Zelda in Simulacra

Miyamoto, Maddin’s ‘My Winnipeg,’ and my grandfather’s dollhouse

Annie Mok
Annie Mok
Jan 27, 2016 · 12 min read

Dollhouses

Koji Kondo’s familiar refrain from Zelda picks up quickly in the beginning of the Nintendo 3DS game The Legend of Zelda: A Link Between Worlds (2013). The game uses the same overworld as the popular Super Nintendo entry The Legend of Zelda: A Link to the Past (1991), and the same top-down oblique view. The view gives the effect of little figurines traversing a landscape.

“Pop-out” / “fall-in” styles of 3D
Blathers in ‘Animal Crossing: New Leaf’
Drawing after a photo of Michelangelo’s ‘David’ (1504)

Tiny garden

Shigeru Miyamoto directed, designed, and produced the original Legend of Zelda game for the NES in 1986, and acted at least as a producer for most of the following Zelda games. A year before, he worked with the hyper-linear platforming of Super Mario Bros. (1985).

Under the under

Carl Jung wrote that stories reflect dreams, because both take emotional and psychological material, and use fantastical imagery and allusive leaps in logic to get at the truths we subconsciously hide from ourselves.

Link faces the cave.

Time for extreme measures

Around when I started playing A Link Between Worlds, I got obsessed with the Guy Maddin movie My Winnipeg (2007). The film comes as the last part of a memoir trilogy, following Cowards Bend at the Knee (2003), and Brand Upon the Brain! (2006). Each silent film-inflected piece shows an oblique, magical take on Maddin’s autobiography, just as Miyamoto created a dream-mirror to his own experience. My Winnipeg posits itself as a documentary. An actor plays Maddin, and a voiceover from the real Maddin resonates as the actor Maddin sits in a darkened train car that passes through Winnipeg, Manitoba, Canada. The reduction of the perspective helps to create the frame, in a small, manageable space, with which we move through the narrative and the city.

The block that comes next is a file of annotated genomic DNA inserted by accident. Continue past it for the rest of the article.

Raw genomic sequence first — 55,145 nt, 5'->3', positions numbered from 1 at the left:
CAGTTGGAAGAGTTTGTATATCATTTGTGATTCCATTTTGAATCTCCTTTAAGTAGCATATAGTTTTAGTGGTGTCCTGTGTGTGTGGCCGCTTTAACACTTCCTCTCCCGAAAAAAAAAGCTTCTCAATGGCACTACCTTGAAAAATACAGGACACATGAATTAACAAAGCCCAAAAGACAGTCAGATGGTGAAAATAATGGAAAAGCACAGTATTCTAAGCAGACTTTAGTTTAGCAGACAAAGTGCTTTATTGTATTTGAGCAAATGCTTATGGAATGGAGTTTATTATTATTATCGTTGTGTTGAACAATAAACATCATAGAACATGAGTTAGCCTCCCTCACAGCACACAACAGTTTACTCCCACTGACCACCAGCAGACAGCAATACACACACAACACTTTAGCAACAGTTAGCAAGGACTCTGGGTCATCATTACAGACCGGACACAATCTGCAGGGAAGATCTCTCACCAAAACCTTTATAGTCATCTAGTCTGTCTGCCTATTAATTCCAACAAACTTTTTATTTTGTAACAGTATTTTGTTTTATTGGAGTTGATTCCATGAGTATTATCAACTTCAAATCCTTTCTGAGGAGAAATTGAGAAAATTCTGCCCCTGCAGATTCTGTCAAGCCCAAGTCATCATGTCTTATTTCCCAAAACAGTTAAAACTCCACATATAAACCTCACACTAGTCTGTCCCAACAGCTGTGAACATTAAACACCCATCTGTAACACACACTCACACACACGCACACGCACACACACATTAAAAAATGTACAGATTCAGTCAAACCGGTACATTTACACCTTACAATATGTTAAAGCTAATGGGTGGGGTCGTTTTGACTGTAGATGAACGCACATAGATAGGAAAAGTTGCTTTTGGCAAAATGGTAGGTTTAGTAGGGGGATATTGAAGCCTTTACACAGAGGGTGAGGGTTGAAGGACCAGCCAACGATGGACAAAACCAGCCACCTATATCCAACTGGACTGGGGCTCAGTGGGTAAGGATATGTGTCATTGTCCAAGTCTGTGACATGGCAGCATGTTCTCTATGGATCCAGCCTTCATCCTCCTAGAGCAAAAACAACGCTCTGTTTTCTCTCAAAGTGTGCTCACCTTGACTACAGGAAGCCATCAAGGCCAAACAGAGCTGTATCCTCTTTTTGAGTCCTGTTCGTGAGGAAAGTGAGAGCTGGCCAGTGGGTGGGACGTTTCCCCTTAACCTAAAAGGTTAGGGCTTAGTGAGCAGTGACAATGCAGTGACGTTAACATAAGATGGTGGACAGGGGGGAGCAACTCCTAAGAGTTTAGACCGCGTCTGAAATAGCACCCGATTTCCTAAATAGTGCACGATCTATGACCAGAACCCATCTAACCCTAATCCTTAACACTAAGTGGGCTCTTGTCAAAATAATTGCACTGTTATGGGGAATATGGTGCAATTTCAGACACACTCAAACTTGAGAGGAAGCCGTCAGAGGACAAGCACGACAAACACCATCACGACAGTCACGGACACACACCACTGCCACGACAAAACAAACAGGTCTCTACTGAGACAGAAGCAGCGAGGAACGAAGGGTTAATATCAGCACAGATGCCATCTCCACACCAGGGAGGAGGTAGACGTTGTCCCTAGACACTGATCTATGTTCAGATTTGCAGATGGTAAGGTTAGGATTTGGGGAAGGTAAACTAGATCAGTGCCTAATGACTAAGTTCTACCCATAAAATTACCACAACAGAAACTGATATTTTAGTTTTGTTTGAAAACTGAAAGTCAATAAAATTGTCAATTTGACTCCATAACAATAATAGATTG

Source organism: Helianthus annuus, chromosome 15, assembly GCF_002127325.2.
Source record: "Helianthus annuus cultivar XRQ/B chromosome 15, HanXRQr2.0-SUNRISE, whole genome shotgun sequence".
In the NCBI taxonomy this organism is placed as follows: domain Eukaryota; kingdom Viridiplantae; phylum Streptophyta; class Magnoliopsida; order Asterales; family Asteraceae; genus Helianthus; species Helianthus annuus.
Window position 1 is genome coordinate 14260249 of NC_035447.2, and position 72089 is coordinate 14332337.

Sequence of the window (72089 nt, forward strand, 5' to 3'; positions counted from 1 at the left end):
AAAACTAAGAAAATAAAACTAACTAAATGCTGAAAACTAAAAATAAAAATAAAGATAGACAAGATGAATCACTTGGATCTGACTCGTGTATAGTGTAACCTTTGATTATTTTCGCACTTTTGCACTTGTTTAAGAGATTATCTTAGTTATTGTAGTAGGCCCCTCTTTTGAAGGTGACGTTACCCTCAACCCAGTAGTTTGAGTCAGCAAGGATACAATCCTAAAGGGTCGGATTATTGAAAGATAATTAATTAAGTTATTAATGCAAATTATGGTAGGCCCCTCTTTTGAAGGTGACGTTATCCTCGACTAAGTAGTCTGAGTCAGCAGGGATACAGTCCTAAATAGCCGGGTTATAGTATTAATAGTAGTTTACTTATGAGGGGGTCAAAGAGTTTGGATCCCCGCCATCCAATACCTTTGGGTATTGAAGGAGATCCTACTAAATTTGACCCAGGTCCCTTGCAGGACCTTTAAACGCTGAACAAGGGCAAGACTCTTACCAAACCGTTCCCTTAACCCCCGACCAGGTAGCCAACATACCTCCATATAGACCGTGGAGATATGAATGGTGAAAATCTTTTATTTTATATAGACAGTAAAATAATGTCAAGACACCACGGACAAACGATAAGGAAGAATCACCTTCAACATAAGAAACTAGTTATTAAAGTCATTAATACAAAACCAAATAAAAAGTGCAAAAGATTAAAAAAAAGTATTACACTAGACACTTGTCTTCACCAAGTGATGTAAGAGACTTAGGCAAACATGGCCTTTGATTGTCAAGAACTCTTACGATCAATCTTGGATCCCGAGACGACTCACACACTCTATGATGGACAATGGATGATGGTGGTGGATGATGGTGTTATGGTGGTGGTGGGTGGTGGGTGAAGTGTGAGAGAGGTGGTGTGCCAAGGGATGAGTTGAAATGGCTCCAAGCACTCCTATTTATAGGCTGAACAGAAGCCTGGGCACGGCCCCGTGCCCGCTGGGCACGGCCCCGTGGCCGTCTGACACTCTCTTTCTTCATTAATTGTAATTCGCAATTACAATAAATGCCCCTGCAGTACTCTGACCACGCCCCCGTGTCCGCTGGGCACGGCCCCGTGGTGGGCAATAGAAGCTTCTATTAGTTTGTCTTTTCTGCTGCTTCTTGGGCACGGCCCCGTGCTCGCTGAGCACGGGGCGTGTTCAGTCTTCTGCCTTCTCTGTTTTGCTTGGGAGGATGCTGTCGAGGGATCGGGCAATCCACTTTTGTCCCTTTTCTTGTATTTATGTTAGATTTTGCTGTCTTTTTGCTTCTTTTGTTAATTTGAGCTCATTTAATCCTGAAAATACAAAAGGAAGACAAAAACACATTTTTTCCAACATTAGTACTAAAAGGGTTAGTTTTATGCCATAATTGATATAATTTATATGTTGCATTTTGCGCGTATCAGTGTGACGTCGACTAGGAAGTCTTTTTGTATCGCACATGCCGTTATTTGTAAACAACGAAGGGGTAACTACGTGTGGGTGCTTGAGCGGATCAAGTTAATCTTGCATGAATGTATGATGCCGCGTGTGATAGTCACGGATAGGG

“White. Block. House.”

Reverberations

As Rachel Pollack says, the Magician’s gesture—pointing up and holding an instrument, and one hand pointing to the ground—suggests the phrase,

p.s.

If you’d like to read more of my work about games along similar lines, you can check out my 2014 comic “Shadow Manifesto” part 1, also published by ZEAL / Slept In Comics.

SOURCES

97 Percent True, dir. Guy Maddin, documentary produced for the Criterion edition of Brand Upon the Brain!

ZEAL

ZEAL is an online publication of criticism, comics, and…

ZEAL

ZEAL is an online publication of criticism, comics, and more on the least talked about things worth talking about, with art, essays, and comics from exciting and diverse new voices. You can support our work and get access to exclusive editor's desk content by becoming a member.

Annie Mok

Written by

Annie Mok

Annie Mok is a cartoonist, writer, illustrator, Rookie contributor, singer in See-Through Girls http://t.co/EVWI8C9uRG http://t.co/4krgh7TqMD

ZEAL

ZEAL is an online publication of criticism, comics, and more on the least talked about things worth talking about, with art, essays, and comics from exciting and diverse new voices. You can support our work and get access to exclusive editor's desk content by becoming a member.